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Yes, in our company most of us use UML in the design phase of the game. It's quite useful, not only for yourself, but to other people that reads your application's arquitecture/design documents.
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Quote:
Original post by EwIckq
Why not? UML is great for detailing complex systems before actually writing any code. The problem with game development, unlike other IT industries, is that the features of the game at the first stages of development and the ones on the final product are sooo different that you can't use UML to design an entire game beforehand.


This is an interesting point that I've been thinking about a bit lately. In other industries this would be called "feature creep". Why is it that in games it is taken for granted that things will change all the time, right up until the end, but not other industries? Surely it should be possible to describe a game using UML beforehand, or at least a majority of it. Of course, in games you might also require a higher level of prototyping of systems (to test, for example, controller schemes and such).

cheers
sam
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'Beforehand' has nothing to do with UML.
That is all about iterative and incremental development.

UML is just a way of jotting it down.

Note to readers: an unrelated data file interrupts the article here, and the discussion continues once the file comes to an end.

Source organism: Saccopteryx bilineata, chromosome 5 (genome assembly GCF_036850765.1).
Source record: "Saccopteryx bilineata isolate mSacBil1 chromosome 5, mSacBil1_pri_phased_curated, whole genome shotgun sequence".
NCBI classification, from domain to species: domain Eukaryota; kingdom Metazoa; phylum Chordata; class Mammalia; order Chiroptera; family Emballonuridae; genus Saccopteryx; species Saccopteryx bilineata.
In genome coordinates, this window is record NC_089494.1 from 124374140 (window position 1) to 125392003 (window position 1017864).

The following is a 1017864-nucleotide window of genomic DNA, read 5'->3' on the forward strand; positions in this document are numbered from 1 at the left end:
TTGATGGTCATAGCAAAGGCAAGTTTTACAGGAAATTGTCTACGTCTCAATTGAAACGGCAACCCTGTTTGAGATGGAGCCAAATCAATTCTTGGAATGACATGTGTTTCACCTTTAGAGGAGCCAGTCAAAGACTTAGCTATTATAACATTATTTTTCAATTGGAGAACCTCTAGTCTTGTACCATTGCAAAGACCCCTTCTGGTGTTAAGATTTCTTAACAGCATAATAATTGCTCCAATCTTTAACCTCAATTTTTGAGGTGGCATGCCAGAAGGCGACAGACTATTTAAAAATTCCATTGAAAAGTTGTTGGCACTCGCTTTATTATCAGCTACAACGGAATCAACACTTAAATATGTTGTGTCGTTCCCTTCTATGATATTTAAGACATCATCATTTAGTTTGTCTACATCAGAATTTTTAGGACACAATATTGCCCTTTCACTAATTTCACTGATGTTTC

Cheers
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>other industries this would be called "feature creep". Why is it that in games
>it is taken for granted that things will change all the time, right up until >the end, but not other industries?
Good question.

You can construct many things beforehand - especially the technical
areas (sound, precaching, texturemanaging, ...) but where you'll
get into problems is the game-logic area.

In this area the 'fun' part plays an important role - and you can't know
if a feature is fun - until you try it while playing. Some features look
great on paper, but only frustrate when you play it.
... and this is where the iterative part comes in :)

Maybe also because software engineering is a relatively young discipline.
In other areas, like construction, it's easier to see beforehand
if the design meets the requirements - we've built buildings for hundreds